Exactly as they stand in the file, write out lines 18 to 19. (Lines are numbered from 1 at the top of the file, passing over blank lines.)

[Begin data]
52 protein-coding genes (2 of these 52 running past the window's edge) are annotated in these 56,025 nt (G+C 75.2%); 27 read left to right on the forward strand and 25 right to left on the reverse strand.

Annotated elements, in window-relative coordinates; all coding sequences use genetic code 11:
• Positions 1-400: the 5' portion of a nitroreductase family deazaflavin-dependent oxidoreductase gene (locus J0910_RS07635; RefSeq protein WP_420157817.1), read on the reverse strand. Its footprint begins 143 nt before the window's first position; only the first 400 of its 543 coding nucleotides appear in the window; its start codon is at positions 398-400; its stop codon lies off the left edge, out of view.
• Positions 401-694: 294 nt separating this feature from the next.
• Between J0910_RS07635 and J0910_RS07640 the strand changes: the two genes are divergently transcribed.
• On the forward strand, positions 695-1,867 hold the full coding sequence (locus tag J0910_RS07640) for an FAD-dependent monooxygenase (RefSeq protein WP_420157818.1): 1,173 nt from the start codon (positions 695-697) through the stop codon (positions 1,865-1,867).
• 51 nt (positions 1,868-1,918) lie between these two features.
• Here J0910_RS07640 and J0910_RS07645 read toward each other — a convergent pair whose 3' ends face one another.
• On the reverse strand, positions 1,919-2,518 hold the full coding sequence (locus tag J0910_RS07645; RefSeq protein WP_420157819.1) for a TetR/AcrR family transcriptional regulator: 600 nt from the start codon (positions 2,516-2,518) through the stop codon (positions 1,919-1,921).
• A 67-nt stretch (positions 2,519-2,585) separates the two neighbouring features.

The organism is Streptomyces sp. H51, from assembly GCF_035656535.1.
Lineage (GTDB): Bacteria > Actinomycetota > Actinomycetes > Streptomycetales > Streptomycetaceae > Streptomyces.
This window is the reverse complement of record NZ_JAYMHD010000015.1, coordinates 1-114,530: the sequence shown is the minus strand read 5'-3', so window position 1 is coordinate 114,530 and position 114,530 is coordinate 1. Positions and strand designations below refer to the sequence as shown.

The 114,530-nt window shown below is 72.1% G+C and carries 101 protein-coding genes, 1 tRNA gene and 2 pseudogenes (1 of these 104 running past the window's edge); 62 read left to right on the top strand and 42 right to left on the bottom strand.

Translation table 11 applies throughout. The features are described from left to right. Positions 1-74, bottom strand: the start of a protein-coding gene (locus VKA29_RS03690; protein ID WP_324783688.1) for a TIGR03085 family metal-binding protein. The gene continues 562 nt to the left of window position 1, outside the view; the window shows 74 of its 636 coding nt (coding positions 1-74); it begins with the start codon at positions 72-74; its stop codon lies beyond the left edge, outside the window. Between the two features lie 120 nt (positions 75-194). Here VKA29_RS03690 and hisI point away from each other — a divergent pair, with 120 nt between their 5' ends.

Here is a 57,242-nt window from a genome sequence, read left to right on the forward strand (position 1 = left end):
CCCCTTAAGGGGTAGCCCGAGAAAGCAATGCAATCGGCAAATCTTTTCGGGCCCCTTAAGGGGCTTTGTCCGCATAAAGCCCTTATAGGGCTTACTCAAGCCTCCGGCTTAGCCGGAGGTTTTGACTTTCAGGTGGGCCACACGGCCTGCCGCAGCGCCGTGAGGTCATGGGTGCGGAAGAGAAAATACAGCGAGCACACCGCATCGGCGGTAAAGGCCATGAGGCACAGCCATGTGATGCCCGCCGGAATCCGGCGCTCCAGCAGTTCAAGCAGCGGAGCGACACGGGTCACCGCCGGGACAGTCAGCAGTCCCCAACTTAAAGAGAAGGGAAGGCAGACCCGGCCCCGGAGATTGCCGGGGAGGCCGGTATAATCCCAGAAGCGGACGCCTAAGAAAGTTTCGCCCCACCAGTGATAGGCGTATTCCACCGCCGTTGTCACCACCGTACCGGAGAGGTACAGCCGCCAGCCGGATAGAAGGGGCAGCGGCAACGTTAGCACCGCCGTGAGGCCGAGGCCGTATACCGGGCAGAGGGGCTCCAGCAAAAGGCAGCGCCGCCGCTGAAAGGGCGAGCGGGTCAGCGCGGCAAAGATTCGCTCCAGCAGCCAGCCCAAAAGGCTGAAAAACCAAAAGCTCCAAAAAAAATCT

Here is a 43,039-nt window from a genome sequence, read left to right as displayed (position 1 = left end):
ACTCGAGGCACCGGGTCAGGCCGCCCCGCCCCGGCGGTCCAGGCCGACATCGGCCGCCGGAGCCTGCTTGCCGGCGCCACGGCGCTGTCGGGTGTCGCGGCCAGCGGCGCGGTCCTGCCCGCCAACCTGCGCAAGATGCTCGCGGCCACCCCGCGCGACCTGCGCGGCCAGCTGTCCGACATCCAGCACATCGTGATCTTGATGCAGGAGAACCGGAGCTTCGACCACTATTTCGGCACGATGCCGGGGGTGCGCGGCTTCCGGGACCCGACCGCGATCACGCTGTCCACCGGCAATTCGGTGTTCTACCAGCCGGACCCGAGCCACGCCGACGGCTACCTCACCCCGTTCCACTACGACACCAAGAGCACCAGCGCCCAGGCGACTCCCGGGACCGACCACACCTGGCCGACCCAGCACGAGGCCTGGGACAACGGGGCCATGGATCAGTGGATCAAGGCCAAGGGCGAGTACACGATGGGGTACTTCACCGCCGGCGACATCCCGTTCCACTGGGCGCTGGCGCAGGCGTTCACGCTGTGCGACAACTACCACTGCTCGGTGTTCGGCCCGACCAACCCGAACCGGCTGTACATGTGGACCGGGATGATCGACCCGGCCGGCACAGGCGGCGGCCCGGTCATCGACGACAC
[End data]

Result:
Here is a 43,039-nt window from a genome sequence, read left to right as displayed (position 1 = left end):
ACTCGAGGCACCGGGTCAGGCCGCCCCGCCCCGGCGGTCCAGGCCGACATCGGCCGCCGGAGCCTGCTTGCCGGCGCCACGGCGCTGTCGGGTGTCGCGGCCAGCGGCGCGGTCCTGCCCGCCAACCTGCGCAAGATGCTCGCGGCCACCCCGCGCGACCTGCGCGGCCAGCTGTCCGACATCCAGCACATCGTGATCTTGATGCAGGAGAACCGGAGCTTCGACCACTATTTCGGCACGATGCCGGGGGTGCGCGGCTTCCGGGACCCGACCGCGATCACGCTGTCCACCGGCAATTCGGTGTTCTACCAGCCGGACCCGAGCCACGCCGACGGCTACCTCACCCCGTTCCACTACGACACCAAGAGCACCAGCGCCCAGGCGACTCCCGGGACCGACCACACCTGGCCGACCCAGCACGAGGCCTGGGACAACGGGGCCATGGATCAGTGGATCAAGGCCAAGGGCGAGTACACGATGGGGTACTTCACCGCCGGCGACATCCCGTTCCACTGGGCGCTGGCGCAGGCGTTCACGCTGTGCGACAACTACCACTGCTCGGTGTTCGGCCCGACCAACCCGAACCGGCTGTACATGTGGACCGGGATGATCGACCCGGCCGGCACAGGCGGCGGCCCGGTCATCGACGACAC